Camino, Firefox on Mac OS X, and My MF Employment

I’ve somewhat collected my thoughts since getting hired last week, and I’ve had time to read through emails, comments, and blog posts concerning my employment. Most people have been very supportive, but there seems to be a fair amount of confusion about what I’ll be doing.

In layman’s terms…

First of all, lets just get this out of the way – Firefox and Camino will remain separate products with healthy futures. Neither one is going to replace the other. There are no plans for any sigificant changes in the way either product is developed in terms of each other, except perhaps a little more sharing of code. Camino and Firefox already share many components, so that won’t be much of a change. They are still and probably always will be fundamentally different, with both offering certain advantages over the other.

As you probably know, I’ve spent most of my time working on Camino-specific development in the past. There has been some concern about my abandoning Camino development for Firefox. I’m going to do my best now to explain how my employment with Mozilla Foundation changes that.

Firefox and Camino share a lot of code, but they also have a large amount of code that is specific to each application. Working on Camino-specific code obviously only helps Camino, and the same goes for Firefox. Working on code that they share helps both browsers. The easiest way to explain how things are going to change is to say that I will spend a lot more time on the code that the browsers share, and also more time on the Mac OS X Firefox-specific code. I will spend less time on Camino-specific code, that is true, but I will still be “working on Camino.”

If you’re a Camino user, here is what you can expect to see from my work on the code that Camino and Firefox share. One of the first things I’ll be doing is cleaning up form widgets (content-area buttons, text fields, etc.). Most widgets in Camino already have a native look and feel, but they aren’t great right now. I’ll also be working on making pages load faster, and Mac OS X rendering in general. This most likely includes making the gecko rendering engine use the Quartz API intead of Quickdraw. This will bring a lot of benefits, including making use of your graphics card to do a lot of the work that your CPU is doing right now because we use Quickdraw.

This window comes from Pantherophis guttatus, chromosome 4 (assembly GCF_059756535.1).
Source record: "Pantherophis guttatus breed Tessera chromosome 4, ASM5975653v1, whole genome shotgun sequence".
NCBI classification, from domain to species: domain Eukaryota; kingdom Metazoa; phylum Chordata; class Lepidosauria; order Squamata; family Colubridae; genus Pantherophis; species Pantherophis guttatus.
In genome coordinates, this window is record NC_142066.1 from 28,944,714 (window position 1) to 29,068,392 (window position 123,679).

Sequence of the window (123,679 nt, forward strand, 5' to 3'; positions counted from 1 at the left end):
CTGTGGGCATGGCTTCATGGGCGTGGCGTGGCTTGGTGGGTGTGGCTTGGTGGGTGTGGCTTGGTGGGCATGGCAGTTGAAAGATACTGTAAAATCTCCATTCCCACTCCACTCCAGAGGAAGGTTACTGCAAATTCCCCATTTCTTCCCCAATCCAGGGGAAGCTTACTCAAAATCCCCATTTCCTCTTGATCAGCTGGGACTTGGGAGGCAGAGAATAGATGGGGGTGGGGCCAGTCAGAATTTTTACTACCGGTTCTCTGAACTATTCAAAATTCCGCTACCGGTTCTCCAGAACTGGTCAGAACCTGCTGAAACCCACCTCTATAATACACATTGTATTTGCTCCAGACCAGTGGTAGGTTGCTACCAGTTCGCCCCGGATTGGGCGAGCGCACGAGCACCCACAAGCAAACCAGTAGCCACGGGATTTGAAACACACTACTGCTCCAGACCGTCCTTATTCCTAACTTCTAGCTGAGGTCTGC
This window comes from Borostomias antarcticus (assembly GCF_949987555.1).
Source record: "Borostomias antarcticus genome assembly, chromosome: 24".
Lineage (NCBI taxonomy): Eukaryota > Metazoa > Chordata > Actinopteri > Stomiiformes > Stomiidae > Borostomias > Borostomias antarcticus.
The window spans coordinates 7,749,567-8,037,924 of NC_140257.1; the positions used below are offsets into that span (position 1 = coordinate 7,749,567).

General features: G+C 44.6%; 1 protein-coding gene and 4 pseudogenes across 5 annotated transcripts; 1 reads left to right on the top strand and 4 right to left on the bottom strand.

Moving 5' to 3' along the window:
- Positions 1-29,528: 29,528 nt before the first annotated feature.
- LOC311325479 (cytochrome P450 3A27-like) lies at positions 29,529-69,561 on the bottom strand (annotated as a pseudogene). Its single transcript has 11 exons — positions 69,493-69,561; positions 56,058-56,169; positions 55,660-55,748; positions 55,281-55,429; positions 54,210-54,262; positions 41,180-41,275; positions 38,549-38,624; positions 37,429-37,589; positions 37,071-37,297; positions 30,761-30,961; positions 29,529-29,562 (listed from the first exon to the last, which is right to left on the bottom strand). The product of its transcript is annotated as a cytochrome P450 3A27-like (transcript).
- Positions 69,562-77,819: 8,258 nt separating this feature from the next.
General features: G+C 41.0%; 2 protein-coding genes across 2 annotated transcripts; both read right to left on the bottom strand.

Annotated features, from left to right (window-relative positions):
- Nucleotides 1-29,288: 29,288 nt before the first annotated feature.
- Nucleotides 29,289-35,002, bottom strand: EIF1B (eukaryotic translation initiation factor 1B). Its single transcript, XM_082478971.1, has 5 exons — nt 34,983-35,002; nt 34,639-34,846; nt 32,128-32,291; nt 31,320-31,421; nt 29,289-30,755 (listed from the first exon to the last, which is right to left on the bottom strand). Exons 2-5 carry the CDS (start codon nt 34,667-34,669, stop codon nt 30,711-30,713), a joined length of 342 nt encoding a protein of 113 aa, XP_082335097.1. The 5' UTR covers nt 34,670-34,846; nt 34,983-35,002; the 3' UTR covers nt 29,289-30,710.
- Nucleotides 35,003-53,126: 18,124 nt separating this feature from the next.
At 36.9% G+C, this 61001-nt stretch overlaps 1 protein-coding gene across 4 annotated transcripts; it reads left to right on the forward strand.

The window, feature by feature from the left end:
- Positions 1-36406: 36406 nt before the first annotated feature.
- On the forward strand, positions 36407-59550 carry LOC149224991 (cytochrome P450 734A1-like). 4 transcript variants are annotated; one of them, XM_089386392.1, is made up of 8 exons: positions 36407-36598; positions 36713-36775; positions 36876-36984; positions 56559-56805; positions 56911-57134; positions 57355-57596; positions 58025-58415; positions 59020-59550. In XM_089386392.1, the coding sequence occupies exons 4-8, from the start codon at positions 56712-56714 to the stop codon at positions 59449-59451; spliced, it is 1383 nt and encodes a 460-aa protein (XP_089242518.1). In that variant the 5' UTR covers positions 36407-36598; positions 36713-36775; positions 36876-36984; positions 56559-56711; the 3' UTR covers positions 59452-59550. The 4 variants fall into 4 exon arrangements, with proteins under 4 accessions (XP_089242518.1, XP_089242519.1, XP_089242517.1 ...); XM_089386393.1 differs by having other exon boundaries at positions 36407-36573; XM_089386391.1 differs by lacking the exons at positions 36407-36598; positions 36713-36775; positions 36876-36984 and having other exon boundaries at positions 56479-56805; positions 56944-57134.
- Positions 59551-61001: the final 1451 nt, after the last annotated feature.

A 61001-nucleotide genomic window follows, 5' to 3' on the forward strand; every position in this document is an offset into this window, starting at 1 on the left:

If you’re a Firefox on Mac OS X user, you will see all of the benefits described in the previous paragraph, but you should also be seeing some additional improvements. In general, my goal is to make using Firefox on Mac OS X a better experience in terms of its user interface. At the moment, Firefox does an acceptable job of looking and behaving like it has a native Mac OS X user interface, but it could be a lot better. I am going to do my best to improve the situation. Its a big job, but now I should have plenty of time to do it 🙂

Aside from Camino and Firefox on Mac OS X, I’ll be doing some work on Thunderbird on Mac OS X as well as the Mac OS X toolkit.